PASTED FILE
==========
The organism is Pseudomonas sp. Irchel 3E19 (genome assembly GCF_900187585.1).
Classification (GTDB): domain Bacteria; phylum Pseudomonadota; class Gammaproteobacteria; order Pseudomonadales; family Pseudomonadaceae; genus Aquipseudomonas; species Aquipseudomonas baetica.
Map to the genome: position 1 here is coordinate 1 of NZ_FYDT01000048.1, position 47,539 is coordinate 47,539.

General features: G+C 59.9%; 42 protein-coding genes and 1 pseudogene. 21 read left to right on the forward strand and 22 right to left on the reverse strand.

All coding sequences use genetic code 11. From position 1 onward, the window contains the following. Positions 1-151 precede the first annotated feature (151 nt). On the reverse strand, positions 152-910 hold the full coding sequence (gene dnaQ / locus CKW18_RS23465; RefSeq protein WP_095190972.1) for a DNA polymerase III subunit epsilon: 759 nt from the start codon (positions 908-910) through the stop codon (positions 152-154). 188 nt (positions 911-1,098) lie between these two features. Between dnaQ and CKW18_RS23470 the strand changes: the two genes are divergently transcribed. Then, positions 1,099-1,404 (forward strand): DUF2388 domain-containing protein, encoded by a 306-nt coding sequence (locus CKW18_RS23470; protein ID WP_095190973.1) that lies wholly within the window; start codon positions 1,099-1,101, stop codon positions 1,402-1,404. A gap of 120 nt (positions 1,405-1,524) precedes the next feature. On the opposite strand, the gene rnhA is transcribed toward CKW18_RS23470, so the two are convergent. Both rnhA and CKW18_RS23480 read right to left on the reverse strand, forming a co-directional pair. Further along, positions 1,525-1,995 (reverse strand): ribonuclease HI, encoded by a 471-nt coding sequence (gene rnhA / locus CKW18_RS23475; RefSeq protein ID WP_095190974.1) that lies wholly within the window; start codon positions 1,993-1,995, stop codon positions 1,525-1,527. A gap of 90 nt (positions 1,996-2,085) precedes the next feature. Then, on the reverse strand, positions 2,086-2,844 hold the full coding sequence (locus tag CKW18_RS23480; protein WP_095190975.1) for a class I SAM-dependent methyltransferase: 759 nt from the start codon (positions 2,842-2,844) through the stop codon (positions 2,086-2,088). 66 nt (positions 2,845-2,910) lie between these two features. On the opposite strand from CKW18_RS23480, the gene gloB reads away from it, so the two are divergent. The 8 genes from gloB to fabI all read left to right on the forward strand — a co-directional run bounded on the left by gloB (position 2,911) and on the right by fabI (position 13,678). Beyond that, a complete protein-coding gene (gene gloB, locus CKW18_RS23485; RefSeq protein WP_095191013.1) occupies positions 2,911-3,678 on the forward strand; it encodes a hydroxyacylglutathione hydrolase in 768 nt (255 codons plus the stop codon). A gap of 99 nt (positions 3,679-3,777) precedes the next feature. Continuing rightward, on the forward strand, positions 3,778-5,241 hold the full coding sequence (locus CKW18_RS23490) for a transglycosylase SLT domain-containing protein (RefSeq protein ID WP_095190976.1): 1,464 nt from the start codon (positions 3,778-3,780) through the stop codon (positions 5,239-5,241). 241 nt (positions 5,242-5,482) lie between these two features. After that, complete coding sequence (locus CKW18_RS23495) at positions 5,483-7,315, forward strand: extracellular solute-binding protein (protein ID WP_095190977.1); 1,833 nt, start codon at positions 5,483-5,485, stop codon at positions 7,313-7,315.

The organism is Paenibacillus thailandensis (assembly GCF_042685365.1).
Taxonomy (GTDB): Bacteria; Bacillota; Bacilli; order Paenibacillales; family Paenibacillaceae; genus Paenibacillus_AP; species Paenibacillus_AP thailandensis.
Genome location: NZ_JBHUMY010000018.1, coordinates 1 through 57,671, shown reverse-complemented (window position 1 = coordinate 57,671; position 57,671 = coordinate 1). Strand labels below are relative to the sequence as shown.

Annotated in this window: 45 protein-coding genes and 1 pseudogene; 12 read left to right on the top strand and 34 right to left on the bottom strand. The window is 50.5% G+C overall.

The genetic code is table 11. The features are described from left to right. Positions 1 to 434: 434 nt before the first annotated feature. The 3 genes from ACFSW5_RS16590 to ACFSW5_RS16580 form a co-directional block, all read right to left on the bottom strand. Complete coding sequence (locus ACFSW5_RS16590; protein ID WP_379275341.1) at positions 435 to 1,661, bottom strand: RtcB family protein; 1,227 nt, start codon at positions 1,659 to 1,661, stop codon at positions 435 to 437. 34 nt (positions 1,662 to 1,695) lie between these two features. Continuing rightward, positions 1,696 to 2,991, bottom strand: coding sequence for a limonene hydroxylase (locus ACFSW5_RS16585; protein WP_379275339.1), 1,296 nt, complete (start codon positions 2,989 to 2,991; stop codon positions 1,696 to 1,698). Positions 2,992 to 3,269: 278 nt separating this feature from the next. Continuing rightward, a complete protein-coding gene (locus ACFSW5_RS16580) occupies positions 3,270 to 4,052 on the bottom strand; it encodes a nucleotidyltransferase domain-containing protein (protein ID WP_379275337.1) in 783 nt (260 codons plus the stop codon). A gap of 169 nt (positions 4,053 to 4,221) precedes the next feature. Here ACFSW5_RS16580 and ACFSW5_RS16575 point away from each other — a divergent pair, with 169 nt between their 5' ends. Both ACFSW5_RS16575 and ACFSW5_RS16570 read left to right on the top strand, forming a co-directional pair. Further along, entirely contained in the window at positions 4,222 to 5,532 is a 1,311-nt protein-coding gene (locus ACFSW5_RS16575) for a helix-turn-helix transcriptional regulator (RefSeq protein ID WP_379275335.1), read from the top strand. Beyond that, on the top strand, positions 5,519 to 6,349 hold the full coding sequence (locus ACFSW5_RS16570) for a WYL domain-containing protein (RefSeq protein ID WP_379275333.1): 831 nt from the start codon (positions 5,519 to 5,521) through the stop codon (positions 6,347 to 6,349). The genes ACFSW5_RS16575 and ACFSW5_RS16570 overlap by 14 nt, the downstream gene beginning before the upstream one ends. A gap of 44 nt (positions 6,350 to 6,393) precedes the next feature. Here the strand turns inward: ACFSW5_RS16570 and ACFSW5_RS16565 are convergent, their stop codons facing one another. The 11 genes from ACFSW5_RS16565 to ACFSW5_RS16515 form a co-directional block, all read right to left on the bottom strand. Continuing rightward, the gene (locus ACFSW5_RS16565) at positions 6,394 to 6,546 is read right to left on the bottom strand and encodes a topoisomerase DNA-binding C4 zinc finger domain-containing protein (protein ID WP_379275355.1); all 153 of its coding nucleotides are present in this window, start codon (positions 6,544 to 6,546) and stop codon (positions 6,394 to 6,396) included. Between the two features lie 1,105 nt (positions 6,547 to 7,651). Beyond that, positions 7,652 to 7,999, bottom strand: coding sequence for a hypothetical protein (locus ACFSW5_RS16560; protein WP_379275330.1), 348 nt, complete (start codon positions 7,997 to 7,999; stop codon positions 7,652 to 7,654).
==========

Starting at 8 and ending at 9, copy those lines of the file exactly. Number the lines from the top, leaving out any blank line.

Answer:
Genome location: NZ_JBHUMY010000018.1, coordinates 1 through 57,671, shown reverse-complemented (window position 1 = coordinate 57,671; position 57,671 = coordinate 1). Strand labels below are relative to the sequence as shown.

Annotated in this window: 45 protein-coding genes and 1 pseudogene; 12 read left to right on the top strand and 34 right to left on the bottom strand. The window is 50.5% G+C overall.